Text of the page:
Reasonable people can disagree, of course, but there is a good case to be made that these developments are also a net positive for the United States. If one begins from the double-barreled premise that the region remains important to the United States and that it is a key American interest to prevent the emergence of a hostile hegemon in the Persian Gulf, then this Russian-Saudi defense cooperation should be welcomed rather than feared. Consider the background conditions. In the last few years, an Israeli-Arab coalition to counter-balance Iran’s continuing efforts to achieve regional hegemony has formed. This has most famously taken the form of the Abraham Accords. But it has also involved a healing of rifts within the Arab world, especially those between Qatar and its GCC neighbors. And in some ways most significantly, it has involved the emergence of Israel as a kind of “cornerstone balancer” working ever more closely with its Arab partners to blunt Iran’s regional efforts to dominate the region.
From a U.S. perspective, this must be seen as a positive development. There is now, at least in embryonic form, a regional coalition that can balance Iran without much direct U.S. involvement. In turn, this means that the United States can devote more of its resources to balancing China’s bid to establish itself as the dominant power in the Western Pacific, without jeopardizing its residual interests in the Middle East.
But in order to succeed, this new balancing coalition needs access to advanced weapons – and they need either to produce them indigenously or acquire them from a variety of suppliers in order not to be held hostage to the domestic politics of the United States. This is where the Russian-Saudi military cooperation agreement comes in. And this is why it is consistent with Washington’s basic interests in the region.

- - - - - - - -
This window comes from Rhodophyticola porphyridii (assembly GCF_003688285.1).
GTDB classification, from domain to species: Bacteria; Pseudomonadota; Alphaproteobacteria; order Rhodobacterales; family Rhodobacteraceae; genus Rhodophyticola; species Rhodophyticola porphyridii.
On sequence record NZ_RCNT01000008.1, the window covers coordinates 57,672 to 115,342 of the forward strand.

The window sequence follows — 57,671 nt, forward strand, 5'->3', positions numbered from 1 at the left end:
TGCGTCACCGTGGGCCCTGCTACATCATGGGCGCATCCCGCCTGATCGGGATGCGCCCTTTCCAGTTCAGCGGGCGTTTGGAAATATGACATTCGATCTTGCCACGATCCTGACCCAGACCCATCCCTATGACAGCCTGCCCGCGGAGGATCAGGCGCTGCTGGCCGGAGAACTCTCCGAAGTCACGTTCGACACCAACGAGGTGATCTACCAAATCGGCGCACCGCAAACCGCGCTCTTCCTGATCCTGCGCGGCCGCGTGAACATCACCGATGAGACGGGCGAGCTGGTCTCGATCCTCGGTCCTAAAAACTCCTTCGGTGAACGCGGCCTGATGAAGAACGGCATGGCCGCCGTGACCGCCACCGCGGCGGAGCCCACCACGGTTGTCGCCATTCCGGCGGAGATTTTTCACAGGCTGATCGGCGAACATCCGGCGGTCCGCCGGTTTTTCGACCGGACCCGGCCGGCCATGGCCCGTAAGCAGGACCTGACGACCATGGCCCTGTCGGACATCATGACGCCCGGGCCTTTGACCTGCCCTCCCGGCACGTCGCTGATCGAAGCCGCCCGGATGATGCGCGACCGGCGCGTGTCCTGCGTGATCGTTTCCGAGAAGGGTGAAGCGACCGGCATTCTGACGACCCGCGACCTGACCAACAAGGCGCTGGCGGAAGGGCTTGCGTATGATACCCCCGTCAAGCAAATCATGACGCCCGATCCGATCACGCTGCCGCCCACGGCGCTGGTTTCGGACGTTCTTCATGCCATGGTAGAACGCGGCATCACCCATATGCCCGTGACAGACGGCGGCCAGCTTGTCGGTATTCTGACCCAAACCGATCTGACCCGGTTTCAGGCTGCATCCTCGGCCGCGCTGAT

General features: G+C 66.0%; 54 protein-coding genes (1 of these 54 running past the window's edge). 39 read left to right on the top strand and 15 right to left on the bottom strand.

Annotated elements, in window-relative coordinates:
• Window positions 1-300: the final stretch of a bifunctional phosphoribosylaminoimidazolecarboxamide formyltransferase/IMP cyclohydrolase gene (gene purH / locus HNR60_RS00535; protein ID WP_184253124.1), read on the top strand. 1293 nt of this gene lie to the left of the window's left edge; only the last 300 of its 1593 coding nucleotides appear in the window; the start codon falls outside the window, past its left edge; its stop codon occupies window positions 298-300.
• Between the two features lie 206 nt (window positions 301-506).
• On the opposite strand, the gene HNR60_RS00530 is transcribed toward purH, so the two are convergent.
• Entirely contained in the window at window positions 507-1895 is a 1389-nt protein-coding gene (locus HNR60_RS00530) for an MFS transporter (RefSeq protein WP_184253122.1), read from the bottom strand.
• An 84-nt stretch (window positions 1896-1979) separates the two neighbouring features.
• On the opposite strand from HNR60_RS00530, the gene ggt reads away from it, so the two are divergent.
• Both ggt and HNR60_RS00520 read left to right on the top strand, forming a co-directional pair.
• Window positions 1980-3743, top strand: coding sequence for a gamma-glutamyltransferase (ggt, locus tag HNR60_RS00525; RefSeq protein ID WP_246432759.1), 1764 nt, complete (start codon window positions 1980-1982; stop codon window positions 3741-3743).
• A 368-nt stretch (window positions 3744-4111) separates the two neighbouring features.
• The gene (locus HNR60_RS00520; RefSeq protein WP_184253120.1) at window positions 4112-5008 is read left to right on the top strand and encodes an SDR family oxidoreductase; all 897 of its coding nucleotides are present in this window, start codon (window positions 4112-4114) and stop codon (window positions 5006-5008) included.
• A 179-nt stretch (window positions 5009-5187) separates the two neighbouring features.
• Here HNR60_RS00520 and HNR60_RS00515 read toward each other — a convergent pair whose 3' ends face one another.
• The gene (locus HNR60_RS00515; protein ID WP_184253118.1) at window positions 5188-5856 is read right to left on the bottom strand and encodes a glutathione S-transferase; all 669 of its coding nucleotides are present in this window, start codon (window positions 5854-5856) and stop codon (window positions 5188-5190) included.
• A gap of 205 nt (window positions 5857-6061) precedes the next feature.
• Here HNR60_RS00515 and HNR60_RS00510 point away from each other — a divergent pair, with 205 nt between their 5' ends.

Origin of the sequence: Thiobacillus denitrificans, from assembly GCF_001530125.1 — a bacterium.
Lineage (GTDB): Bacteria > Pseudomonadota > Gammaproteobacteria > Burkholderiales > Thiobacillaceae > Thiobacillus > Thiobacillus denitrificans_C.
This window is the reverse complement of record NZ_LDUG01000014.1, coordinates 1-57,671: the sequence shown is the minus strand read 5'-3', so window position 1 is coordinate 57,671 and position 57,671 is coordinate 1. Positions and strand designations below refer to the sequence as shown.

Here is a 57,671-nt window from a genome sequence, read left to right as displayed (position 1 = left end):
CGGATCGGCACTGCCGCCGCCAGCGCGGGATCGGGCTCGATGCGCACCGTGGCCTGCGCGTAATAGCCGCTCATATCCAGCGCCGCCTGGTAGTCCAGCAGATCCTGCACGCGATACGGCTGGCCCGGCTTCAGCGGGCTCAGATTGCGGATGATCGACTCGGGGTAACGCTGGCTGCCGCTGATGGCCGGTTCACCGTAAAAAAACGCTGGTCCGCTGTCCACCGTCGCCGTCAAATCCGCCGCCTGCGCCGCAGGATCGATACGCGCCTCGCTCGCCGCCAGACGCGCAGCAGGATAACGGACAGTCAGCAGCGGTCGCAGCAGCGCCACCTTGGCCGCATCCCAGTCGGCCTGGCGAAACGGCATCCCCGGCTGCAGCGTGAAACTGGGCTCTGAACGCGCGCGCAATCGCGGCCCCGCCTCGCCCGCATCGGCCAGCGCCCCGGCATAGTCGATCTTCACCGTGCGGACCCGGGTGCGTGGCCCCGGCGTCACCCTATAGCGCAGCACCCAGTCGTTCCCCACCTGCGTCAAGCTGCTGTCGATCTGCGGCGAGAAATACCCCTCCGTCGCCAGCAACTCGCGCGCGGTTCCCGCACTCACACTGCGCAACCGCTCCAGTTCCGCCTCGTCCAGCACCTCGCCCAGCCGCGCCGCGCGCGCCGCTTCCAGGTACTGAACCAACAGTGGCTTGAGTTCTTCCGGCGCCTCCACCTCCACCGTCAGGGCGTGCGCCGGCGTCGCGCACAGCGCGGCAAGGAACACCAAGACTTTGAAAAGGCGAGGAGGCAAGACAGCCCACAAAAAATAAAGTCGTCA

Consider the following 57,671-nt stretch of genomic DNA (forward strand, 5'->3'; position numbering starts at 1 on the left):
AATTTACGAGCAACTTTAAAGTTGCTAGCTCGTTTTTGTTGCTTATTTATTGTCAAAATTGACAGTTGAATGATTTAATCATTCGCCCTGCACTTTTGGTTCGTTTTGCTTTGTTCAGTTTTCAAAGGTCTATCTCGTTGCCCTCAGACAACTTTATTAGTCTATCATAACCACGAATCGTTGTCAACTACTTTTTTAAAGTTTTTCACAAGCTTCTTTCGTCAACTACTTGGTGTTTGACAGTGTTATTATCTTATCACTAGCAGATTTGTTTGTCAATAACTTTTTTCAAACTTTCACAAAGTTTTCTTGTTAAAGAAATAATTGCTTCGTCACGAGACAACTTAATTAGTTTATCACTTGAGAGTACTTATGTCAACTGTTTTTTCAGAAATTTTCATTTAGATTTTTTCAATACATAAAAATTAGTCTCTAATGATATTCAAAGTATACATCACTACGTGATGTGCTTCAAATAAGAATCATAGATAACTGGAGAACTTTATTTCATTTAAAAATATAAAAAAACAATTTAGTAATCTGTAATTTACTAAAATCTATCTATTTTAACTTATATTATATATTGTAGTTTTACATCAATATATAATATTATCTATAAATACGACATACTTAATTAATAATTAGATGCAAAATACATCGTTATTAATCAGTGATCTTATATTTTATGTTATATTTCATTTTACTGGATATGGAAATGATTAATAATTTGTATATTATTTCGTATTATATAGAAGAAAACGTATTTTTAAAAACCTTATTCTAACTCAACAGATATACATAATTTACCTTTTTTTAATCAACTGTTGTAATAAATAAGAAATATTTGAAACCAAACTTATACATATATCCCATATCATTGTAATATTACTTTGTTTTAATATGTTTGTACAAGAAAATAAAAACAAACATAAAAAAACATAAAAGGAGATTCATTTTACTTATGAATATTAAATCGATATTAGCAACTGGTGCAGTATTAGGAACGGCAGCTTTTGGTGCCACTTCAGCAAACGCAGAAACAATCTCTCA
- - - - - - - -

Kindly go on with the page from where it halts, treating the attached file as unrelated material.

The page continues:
But what about the prospect of greater Russian involvement in the region? Shouldn’t this concern Washington? In a word, No. Russian interest and ambitions in the region threaten neither U.S. interests nor the evolving balance of power. In fact, quite the opposite.
Russian interests in the region are significant but actually quite limited. They include the desire to sell more weapons to the region for economic reasons, the bid for continuing relevance in important regions of the world, and the need for relative tranquility in the Middle East in order both to avert spillover of regional conflict into Russia’s security space and to facilitate Moscow’s broader trade relations with the region. They are also related to Russian efforts to shape the global energy market in ways favorable to Moscow. All of these converge on an interest in the evolution of a stable regional order in the Middle East – one dominated by neither Iran nor the US nor anyone else. Moscow’s preferred version of such an order would involve an ambitious “collective security” arrangement in the Gulf, involving collaborative efforts to resolve the region’s fundamental conflict and maintain international peace and security. But there is no reason to believe that it would not be satisfied with a less-institutionalized balance of power in the region, providing such a balance served its interests.
Viewed in this light, neither the Saudi-Russian deal nor greater Russian involvement in the region is a cause for concern. In fact, if U.S. interests amount to preventing the emergence of a regional hegemon in what remains an important part of the world, then this deal—even if it includes what amounts to little more than a marginally enhanced Russian presence in the region—should be welcome in Washington.
Whether or not it will be is another matter.